Recommendation #1: Accessibility

Several factors may make access to appropriate hearing care challenging for consumers. These include several classes of hearing devices, various providers of services, geographic distribution of providers, and heterogeneity among industry manufacturers and devices. The American Academy of Audiology recommends improving access to hearing healthcare for consumers through the development of the following:

  1. A common language and terminology to be used across hearing healthcare venues and providers that the consumer can easily understand. This language should apply to professional practices, providers, and hearing devices, regardless of point of service or sale.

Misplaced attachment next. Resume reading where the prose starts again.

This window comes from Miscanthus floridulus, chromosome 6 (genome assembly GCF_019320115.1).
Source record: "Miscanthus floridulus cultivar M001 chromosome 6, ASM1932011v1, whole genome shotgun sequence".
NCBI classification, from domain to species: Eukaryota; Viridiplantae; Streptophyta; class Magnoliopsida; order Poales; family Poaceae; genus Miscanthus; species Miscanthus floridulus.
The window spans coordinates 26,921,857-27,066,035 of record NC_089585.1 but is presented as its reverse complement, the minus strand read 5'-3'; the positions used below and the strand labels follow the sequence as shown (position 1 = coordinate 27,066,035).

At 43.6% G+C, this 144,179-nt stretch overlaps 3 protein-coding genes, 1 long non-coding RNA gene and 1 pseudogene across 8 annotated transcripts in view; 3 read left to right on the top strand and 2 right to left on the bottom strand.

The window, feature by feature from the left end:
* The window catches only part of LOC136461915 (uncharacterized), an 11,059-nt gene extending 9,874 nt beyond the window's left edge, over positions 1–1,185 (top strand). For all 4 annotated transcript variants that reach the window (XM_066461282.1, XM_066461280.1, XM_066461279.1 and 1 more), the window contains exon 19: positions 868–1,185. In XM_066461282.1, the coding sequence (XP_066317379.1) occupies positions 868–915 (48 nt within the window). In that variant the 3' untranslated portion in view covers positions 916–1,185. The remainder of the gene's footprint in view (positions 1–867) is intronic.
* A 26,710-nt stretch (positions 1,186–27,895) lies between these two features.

2. A clear differentiation of the cost of services from the cost of products when purchasing hearing devices. Continued bundling of the cost of products with the cost of services does not provide the transparency that allows consumers to make informed decisions nor does it encourage consumers to appreciate the role the audiologist plays in assuring optimal outcomes when treatment is indicated. Bundling products and services is therefore not in the best interest of the consumer nor the members of the Academy, nor the audiology community at large.
  3.  Regulatory or statutory requirements that allow direct and cost-effective access to audiologic services, including elimination of the requirement for Medicare beneficiaries to obtain a physician’s order for audiologic evaluation and the elimination of the FDA requirement for medical clearance or waiver prior to fitting a hearing device (as opposed to non-enforcement of the current regulation).